Dublin (1784 EIC ship)

Dublin was launched in 1784 as an East Indiaman. She made six voyages for the British East India Company (EIC), to India and China. On her last voyage for the EIC she recaptured a country ship. Her owners sold Dublin in 1800 and she became a West Indiaman, but apparently was lost on her first voyage.

History
East India Company EnsignGreat Britain
Name: Dublin
Namesake: Dublin
Owner: John Clements
Builder: Wells, Deptford[1]
Launched: 1784[1]
Fate: Sold 1800; lost shortly thereafter
General characteristics
Tons burthen: 785, 786,[2][3] or 7862194[1] (bm)
Length:
  • Overall:145 ft 1 12 in (44.2 m)
  • Keel:117 ft 11 34 in (36.0 m) (keel)
Beam: 34 ft 4 34 in (10.5 m)
Depth of hold: 14 ft 9 in (4.5 m)
Propulsion: Sails
Sail plan: Full rigged ship
Complement: 90[2]
Armament: 26 × 9&4-pounder guns[2]
Notes: Three decks

CareerEdit

EIC voyage #1 (1785–1786): Captain William Smith sailed from The Downs on 11 February 1785, bound for Madras and Bengal. In March Dublin was at Madeira and on 5 July at False Bay. She reached Madras on 20 September and arrived at Diamond Harbour on 12 November. Homeward bound, she was at Kedgeree on 8 January 1786 and False Bay again on 14 June. She reached St Helena on 18 July and arrive back at The Downs on 28 September.[3]

EIC voyage #2 (1788–1789): Captain Smith sailed from The Downs on 4 April 1788, bound for Bombay and Bengal. Dublin was at Simon's Bay on 13 June, and reached Bombay on 3 August. She reached Madras on 4 October and arrived at Diamond Harbour on 9 November. Homeward bound, she was at Saugor on 3 February 1789. She was at Madras again on 16 March, reached St Helena on 24 June, and arrived at Long Reach on 28 August.[3]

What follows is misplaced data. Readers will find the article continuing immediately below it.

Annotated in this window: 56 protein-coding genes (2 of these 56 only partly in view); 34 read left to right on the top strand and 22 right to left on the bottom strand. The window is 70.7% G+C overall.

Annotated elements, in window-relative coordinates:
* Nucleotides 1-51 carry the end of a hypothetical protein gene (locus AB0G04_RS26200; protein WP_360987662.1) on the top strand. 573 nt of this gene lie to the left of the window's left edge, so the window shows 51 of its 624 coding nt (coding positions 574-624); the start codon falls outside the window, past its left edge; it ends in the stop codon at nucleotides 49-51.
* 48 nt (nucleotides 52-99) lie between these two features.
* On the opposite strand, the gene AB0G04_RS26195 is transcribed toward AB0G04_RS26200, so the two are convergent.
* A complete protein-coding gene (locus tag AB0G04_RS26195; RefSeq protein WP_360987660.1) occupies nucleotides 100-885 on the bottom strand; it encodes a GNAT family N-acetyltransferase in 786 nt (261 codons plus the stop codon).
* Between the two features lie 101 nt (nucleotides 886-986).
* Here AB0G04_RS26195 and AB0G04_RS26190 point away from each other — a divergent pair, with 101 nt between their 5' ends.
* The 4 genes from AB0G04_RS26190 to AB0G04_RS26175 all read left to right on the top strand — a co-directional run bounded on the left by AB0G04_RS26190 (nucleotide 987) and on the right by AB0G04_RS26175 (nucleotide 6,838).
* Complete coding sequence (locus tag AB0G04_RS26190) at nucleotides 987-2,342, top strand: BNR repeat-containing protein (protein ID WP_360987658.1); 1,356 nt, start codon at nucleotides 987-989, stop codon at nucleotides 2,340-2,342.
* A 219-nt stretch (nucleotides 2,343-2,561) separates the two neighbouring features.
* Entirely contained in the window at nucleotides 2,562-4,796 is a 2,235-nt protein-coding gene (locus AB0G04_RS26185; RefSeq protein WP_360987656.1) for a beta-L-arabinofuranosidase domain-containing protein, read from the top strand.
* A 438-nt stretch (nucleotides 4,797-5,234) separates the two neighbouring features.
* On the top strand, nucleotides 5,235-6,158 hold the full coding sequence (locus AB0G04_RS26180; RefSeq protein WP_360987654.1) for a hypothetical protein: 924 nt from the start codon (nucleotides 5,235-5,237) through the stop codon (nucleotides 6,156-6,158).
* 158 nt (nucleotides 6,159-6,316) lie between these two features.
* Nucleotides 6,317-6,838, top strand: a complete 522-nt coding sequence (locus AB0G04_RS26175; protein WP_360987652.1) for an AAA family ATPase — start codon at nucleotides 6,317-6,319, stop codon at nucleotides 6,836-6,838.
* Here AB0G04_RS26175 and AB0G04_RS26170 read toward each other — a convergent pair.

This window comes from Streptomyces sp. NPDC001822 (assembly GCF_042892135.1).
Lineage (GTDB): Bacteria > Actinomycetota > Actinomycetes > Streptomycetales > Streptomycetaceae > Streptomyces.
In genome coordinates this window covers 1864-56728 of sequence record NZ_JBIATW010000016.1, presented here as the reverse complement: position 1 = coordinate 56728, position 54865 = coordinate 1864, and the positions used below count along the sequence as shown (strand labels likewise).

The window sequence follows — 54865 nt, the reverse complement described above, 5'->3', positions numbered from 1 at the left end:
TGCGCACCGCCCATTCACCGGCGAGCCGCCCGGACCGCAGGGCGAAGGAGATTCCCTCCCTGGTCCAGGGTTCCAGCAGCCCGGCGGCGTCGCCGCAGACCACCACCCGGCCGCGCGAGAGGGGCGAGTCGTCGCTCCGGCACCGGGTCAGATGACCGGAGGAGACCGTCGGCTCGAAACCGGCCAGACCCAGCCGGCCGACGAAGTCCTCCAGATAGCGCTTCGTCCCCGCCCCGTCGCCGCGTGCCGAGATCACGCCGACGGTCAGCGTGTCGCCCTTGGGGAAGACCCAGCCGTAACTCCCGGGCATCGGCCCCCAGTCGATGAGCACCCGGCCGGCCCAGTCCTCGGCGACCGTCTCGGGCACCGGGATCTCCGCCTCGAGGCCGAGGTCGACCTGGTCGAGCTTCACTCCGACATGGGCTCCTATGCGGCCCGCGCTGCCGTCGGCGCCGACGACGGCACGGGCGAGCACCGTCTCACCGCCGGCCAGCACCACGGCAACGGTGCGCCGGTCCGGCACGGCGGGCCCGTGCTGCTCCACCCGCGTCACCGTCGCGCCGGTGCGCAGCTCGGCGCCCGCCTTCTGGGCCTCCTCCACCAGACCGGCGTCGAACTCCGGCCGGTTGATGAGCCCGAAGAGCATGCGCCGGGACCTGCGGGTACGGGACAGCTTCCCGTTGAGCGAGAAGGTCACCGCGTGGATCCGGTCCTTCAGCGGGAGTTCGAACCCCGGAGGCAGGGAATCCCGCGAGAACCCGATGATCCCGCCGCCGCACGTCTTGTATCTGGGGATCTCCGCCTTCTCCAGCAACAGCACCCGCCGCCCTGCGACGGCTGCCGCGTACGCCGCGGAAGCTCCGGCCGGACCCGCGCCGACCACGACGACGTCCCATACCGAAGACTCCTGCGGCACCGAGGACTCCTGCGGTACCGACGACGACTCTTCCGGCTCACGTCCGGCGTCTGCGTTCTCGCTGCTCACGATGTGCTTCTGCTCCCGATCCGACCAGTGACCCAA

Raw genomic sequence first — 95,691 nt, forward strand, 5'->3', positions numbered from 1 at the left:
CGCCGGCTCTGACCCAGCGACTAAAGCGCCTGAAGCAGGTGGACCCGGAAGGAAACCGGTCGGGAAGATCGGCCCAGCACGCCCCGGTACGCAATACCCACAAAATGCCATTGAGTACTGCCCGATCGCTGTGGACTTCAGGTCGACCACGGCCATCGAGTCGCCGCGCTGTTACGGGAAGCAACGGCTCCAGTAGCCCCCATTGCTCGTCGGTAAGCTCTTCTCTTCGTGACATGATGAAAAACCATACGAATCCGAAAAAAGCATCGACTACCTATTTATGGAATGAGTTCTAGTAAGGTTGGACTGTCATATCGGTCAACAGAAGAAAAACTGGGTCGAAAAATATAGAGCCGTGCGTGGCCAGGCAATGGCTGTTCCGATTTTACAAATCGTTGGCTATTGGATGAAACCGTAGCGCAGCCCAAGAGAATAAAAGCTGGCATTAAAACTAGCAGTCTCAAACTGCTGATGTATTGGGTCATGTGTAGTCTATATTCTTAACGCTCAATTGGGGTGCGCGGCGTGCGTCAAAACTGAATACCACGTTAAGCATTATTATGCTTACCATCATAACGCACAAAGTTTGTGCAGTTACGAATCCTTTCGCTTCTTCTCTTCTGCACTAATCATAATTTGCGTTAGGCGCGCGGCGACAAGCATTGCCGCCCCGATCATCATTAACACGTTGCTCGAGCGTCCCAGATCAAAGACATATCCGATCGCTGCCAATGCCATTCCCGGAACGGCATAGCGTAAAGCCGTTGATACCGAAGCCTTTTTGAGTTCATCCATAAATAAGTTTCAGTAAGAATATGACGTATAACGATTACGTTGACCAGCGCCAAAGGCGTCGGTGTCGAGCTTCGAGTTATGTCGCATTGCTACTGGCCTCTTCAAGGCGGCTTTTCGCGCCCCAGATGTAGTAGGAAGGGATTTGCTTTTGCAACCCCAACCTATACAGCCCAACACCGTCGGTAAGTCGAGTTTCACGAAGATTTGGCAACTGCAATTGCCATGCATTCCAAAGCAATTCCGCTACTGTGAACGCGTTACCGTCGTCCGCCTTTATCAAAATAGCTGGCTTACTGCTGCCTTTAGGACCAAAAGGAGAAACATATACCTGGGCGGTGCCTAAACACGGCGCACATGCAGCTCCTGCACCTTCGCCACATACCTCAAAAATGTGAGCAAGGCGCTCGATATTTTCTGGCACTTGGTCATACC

EIC voyage #3 (1791–1793): Captain Smith sailed from The Downs on 3 May 1791, bound for Madras, Bombay, and China. Dublin reached Madras on 16 August and arrived at Diamond Harbour on 8 September. She then sailed for Bombay. She was at Culpee on 16 October, Anjengo on 22 November, Cochin on 24 November, and Tellicherry on 29 November. She arrived at Bombay on 12 December. She sailed for Bengal again, stopping at Cannanore at 22 January 1792, Cochin on 27 January, and Madras on 24 February. She arrived at Diamond Harbour on 15 March, but was back at Bombay on 23 June. She sailed for China, reaching Malacca on 8 September and arriving at Whampoa anchorage on 23 October. Homeward bound, she crossed the Second Bar on 13 December, reached St Helena on 27 March 1793, and arrived at Long Reach on 20 June.[3] She then underwent a thorough repair.[4]

EIC voyage #4 (1794–1795): War with France had broken out while Dublin was on almost home on her third voyage. Captain Smith acquired a letter of marque on 29 November 1793.[2]

The British government held Dublin at Portsmouth, together with 38 other Indiamen in anticipation of using them as transports for an attack on Île de France (Mauritius). It gave up the plan and released the vessels in May 1794. It paid £1,500 for having delayed her departure on her voyage to India by 72 days.